I can't offer my usual review this week, as I've been laid low by a severe case of man flu. However, I can give you a list of the subjects I would have touched upon:
Anyway, I'm having a nice big injection of wasps shortly so hopefully I'll be fit for whatever the next episode will bring.
Take a retcon pill,
Scrub the painful memories
Well, that amnesia pill certainly did its job; five minutes after the episode finished and I couldn't remember for the life of me whether I actually liked it or not. I think I kind of did - more than Out Of Time, but less than Meat or Captain Jack Harkness - but even after a second viewing I'm not sure what to believe.
The ironies of this episode being about unreality and false visions of the past will not be lost on anybody who suffered through season one. The Torchwood gang make a much better impression upon you when they're not being themselves, and the resolution depends upon their willingness to erase the consequences of this week's activities, which we've absolutely derided the show for when it tossed the baby out with the bathwater willy-nilly, time after time. But mainly it's because a cheap piece of 1988 space-sitcom nonsense managed to do almost the exact same thing in greater depth and less time than the slick, glossy 21st century one. Adam was never going to compete with Red Dwarf: Thanks For The Memories on its own level anyway as the older programme was a pastiche (that is, a deliberate one). It starts with the mystery of two missing days and Lister and Cat's broken legs, but completely ridicules the sci-fi side of it - the early series were brilliant at this before it became exactly what it was supposed to satirise in the first place - by revealing the cause to be something relatively mundane, straightforward and stupid, where Lister just for once wanted to do something nice for Rimmer but ends up hurting him more than if he'd actually tried.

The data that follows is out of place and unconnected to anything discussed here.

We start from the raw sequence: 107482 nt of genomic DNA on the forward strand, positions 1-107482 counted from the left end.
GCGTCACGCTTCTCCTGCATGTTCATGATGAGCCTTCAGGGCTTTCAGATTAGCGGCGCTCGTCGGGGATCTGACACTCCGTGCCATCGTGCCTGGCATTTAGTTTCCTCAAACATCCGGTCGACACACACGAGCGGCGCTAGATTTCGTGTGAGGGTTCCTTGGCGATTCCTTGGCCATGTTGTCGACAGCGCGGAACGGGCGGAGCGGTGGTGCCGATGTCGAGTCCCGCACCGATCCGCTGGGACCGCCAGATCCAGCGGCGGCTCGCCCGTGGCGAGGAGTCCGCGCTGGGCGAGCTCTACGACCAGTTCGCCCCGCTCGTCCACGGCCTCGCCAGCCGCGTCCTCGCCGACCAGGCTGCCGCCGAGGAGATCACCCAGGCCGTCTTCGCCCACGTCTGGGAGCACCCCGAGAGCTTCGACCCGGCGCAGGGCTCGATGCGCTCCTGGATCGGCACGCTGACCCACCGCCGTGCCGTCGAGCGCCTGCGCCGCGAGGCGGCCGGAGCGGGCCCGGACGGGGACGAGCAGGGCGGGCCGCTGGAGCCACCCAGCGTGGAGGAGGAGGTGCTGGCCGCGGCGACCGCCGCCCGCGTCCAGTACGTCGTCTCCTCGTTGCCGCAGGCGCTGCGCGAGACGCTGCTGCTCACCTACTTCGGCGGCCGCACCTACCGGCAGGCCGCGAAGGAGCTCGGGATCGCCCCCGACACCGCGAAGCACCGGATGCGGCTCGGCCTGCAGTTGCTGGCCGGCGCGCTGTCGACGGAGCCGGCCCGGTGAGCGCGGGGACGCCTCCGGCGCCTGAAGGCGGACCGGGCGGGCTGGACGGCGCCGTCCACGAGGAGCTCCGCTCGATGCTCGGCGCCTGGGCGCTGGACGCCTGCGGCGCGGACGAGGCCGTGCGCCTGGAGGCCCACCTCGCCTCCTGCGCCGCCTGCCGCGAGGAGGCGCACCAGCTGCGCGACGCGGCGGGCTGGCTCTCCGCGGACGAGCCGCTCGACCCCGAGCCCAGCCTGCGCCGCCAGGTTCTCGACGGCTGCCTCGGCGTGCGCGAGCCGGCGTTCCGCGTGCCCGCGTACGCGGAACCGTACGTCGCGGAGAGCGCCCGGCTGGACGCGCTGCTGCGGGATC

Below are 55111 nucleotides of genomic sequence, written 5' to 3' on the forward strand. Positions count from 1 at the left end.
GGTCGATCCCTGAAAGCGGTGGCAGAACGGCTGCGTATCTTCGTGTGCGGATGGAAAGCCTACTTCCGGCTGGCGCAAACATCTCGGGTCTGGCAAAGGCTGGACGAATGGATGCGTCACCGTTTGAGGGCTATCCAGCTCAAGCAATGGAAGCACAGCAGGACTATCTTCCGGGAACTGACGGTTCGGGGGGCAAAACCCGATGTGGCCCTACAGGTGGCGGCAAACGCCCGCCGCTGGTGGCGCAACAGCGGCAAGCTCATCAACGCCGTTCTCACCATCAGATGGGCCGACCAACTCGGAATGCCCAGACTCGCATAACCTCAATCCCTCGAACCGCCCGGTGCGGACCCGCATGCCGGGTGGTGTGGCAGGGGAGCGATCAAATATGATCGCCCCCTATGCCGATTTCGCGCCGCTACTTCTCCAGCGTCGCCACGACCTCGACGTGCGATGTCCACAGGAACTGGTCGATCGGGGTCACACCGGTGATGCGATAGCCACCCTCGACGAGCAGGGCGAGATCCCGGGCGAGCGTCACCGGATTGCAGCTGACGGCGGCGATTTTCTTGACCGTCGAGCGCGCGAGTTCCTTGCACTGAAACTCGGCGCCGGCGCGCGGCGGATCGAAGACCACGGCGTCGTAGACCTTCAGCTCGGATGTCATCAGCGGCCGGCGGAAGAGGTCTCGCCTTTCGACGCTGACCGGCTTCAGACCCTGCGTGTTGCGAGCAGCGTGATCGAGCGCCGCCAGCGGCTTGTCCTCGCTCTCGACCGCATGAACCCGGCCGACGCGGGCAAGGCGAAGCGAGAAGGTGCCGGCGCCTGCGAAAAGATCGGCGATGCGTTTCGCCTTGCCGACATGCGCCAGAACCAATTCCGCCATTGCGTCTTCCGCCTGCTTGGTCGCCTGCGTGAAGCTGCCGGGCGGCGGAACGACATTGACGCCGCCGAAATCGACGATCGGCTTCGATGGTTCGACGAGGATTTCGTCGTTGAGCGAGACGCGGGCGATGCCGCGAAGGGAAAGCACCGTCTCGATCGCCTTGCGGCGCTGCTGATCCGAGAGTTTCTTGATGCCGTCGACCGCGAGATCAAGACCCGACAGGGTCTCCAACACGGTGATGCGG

Magnus Greel's invisible moving spiders...
So Adam lacks that element of conceptual genius. It scores elsewhere though by being even more bittersweet and cruel - turning Ianto into a serial killer is easily the single most horrible thing suffered by any of the main cast thus far, as he's that close to going looby-loo mental even at the best of times - and so visually batshit-confusing that you can't help but want to know what the hell any of it is really going to mean by the end of it; though yet again (notice a pattern emerging?) some of the bizarre direction doesn't exactly help.
Adam himself possesses little in the way of physical presence or power in his voice. It's nearly a catastrophic flaw, but not for the obvious reasons you probably think. Like those annoying in-and-out jump-zooms that view like Dawg from the Foghorn Leghorn cartoons being continually stopped short by the rope around his kennel, it's the fault of the direction that this is brought to our attention in such a negative way (the lighting and camera both make a concerted effort to paint Adam as somebody dangerous before his first major blunder a couple of minutes in pisses it all down the toilet), when in fact his ability to fade into the background - at least, until his evil side comes out - is the most important attribute of the character as written; so much so, that it highlights the real problem - that without that critical first error and the chain of dominoes it sets off, you've basically got no story.
Tosh goes up seven cup sizes